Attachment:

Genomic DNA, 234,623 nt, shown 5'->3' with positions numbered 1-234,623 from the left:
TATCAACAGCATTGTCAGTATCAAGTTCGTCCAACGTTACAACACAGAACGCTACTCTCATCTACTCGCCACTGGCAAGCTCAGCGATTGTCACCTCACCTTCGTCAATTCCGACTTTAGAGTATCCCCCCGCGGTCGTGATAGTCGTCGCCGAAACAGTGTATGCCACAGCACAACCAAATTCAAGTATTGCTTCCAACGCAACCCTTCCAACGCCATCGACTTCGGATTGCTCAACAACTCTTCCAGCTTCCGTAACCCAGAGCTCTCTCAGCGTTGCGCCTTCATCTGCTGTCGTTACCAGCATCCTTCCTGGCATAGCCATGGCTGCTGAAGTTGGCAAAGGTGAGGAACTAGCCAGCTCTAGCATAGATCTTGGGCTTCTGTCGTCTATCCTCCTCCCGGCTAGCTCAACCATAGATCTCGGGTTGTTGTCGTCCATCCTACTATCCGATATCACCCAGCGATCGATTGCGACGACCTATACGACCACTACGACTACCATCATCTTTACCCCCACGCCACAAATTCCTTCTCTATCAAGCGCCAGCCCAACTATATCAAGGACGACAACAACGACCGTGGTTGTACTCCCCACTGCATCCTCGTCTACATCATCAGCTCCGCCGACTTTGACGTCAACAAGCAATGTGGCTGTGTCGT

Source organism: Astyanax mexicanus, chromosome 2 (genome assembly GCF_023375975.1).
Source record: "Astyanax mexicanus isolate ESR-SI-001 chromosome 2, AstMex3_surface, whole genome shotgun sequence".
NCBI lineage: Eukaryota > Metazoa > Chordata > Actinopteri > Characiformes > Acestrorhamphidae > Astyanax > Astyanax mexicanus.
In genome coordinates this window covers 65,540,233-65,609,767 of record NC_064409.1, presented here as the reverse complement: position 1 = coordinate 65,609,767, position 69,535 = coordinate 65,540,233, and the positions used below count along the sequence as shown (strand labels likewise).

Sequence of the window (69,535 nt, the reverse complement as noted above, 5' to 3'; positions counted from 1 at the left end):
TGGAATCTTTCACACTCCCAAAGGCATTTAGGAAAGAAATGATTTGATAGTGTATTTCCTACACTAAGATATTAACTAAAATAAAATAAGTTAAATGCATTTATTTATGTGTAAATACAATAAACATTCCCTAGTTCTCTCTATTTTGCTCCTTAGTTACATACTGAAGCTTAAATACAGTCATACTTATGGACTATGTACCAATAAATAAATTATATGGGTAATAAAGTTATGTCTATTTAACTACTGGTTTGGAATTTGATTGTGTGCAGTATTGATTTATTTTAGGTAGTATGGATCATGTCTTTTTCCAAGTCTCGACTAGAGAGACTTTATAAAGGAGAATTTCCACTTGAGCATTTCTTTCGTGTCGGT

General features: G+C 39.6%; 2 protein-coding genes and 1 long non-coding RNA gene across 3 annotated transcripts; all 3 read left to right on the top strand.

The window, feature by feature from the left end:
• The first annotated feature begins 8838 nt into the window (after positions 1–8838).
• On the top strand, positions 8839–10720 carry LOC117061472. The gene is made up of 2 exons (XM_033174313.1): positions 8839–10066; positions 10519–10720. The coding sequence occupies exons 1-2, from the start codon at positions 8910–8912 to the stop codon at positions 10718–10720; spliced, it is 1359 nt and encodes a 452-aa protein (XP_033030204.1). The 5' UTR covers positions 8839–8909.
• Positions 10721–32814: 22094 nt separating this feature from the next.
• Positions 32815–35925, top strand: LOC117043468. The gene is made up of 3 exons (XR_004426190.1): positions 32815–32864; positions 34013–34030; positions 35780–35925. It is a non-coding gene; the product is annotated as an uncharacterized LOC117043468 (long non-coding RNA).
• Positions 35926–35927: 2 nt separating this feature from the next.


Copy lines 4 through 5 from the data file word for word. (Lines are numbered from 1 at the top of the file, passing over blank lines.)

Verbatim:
Source record: "Astyanax mexicanus isolate ESR-SI-001 chromosome 2, AstMex3_surface, whole genome shotgun sequence".
NCBI lineage: Eukaryota > Metazoa > Chordata > Actinopteri > Characiformes > Acestrorhamphidae > Astyanax > Astyanax mexicanus.